• Our goals are to:- Increase familiarity with our collections . Players should leave the game with new knowledge about the types of work we have in our collection. Inspire creativity . Players should physically do something that has a tangible and documented result in order to progress through the game. The missions will be open to many interpretations so that imaginations can run wild… Connect art with *real* life : Players will discover connections between the artworks and artists represented in our collection and their own lives. This might be a simple connection – such as finding out an artist came from the same town as you, or attended the same school. It might be illustrative – understanding the scene in a painting, or recognizing how an object is meant to be used. Or it might be more abstract – such as taking elements from existing artworks to create something personal to you. Raise awareness of the American Art Museum (and other partner institutions): As with “Ghosts of a Chance,” we hope that this game will attract new audiences, primarily on-line, but also in the real world. Players should discover our collections through the game and be inspired to visit our Web site or even our physical museum.
  • Launch The game launched on September 18 with an event in the Museum. Competing as either Knaves or Staves, teams followed clues around the museum to complete a series of quests.
  • The quests were designed to engage people with the artworks and take them around the museum in unconventional ways. Tasks included: -- making a reproduction of a sculpture out of aluminum foil -- searching for information on the computers -- locating objects -- singing your rendition of the sheet music depicted in a painting -- deciphering hidden messages in artworks -- hunting for clues in a plant
  • The second quest was performed incognito; Knaves disguised themselves as Staves, and Staves disguised themselves as Knaves.
  • Thank you!

Zombies Vs. Knaves: Playing Games in Cultural Institutions Zombies Vs. Knaves: Playing Games in Cultural Institutions Presentation Transcript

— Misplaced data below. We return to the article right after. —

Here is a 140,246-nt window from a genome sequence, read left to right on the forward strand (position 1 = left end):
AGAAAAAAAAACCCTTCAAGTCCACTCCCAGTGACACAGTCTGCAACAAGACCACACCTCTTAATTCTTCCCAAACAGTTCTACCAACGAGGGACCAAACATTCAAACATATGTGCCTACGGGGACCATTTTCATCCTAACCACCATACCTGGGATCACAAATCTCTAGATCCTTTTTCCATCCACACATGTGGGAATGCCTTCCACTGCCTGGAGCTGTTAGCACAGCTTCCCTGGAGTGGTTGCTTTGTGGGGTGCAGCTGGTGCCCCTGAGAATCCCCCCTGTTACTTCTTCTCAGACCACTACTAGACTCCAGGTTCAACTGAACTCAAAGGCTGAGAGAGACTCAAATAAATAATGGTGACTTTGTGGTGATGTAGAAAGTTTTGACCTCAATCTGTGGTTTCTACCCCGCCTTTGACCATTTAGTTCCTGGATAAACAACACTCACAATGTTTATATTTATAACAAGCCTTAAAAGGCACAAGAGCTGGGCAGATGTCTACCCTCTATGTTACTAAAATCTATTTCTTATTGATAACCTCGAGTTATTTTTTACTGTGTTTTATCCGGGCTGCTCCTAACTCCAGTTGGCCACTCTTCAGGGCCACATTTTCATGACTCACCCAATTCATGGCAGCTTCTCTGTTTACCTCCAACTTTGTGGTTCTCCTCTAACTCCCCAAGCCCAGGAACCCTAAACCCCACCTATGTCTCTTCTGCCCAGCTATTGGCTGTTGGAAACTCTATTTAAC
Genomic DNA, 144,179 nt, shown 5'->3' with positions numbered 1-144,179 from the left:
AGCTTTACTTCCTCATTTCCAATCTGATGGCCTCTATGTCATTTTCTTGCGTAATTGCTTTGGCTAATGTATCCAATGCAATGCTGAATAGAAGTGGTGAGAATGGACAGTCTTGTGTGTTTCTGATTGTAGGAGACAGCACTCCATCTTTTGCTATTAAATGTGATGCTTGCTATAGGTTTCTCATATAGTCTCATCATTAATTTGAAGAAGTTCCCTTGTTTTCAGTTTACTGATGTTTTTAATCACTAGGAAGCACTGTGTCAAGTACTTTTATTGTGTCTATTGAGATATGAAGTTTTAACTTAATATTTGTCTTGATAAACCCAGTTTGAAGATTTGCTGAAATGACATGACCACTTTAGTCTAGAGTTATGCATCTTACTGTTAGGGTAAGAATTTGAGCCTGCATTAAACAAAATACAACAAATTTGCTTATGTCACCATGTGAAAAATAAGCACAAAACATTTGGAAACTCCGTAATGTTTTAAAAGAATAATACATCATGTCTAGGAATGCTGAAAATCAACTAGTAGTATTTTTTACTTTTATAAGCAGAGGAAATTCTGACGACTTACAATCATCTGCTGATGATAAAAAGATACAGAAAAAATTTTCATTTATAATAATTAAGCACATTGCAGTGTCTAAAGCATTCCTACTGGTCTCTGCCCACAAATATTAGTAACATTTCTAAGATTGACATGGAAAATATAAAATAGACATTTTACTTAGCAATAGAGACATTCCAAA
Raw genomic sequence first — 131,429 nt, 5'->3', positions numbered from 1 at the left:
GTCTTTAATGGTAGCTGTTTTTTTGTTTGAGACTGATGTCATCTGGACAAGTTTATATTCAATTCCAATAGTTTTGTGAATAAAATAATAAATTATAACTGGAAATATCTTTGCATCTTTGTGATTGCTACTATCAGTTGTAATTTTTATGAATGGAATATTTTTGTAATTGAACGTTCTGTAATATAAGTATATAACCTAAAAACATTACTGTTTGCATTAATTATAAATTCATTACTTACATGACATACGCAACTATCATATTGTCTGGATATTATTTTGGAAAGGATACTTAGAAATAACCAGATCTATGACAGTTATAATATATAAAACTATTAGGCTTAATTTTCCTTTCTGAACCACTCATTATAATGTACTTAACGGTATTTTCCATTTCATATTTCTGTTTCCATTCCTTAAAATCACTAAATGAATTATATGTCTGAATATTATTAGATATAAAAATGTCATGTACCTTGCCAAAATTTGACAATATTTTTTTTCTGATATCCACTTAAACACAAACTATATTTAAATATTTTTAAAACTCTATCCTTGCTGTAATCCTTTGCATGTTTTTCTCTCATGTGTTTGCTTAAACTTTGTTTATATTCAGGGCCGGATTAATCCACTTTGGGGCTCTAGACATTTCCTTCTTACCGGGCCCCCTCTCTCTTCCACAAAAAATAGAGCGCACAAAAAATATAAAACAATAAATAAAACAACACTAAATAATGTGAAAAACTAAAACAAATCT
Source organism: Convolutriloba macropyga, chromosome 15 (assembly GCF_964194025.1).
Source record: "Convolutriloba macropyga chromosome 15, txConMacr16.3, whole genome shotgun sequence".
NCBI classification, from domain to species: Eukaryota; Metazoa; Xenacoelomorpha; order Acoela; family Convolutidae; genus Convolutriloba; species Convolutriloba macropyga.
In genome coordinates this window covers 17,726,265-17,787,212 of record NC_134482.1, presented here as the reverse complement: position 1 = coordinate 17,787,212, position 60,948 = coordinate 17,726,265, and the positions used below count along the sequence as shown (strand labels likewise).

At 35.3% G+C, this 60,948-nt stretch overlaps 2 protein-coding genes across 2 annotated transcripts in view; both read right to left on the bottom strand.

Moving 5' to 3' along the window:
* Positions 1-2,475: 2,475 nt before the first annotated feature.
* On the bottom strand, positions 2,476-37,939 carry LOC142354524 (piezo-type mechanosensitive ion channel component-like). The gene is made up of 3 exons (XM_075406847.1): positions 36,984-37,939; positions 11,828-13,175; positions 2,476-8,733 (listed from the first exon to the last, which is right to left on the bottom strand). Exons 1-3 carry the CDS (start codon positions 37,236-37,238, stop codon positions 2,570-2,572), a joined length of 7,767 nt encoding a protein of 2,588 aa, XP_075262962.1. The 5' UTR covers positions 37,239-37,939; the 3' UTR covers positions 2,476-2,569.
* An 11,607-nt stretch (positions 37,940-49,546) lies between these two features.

• Zombies vs. Knaves: Playing Games in Cultural Institutions Meaningful Play 2010 Michigan State University
  • Georgina Goodlander Interpretive Programs Manager Smithsonian American Art Museum
  • Pheon at the Smithsonian American Art Museum Georgina Goodlander Smithsonian American Art Museum www.pheon.org
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  • 1. You’re having a dream about fishing, are you? a) Wading in a stream. (Stave) b) On a boat in the middle of the ocean (Knave) 2. Which would you rather untie? a) A knot (Stave) b) A bow (Knave) 3. If you played professional football, which squad would you be on? a) Defense (Stave) b) Offense (Knave) Smithsonian American Art Museum www.pheon.org
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  • Smithsonian American Art Museum www.pheon.org
    • Goals
    • Increase familiarity with our collections
    • Inspire creativity
    • Connect art with *real* life
    • Raise awareness of the American Art Museum
    Smithsonian American Art Museum www.pheon.org
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  • Georgina Goodlander GoodlanderG@si.edu | Facebook/Twitter/Flickr: bathlander | CountedShadows.com Smithsonian American Art Museum www.pheon.org
  • Thank you! Susan Edwards J. Paul Getty Trust, [email_address] Jesse Heinzen Minnesota Historical Society, [email_address] Margeaux Johnson University of Florida Libraries, [email_address] Erin Branham J. Paul Getty Museum, [email_address] Amanda Ohlke The International Spy Museum, [email_address] Georgina Goodlander Smithsonian American Art Museum, [email_address]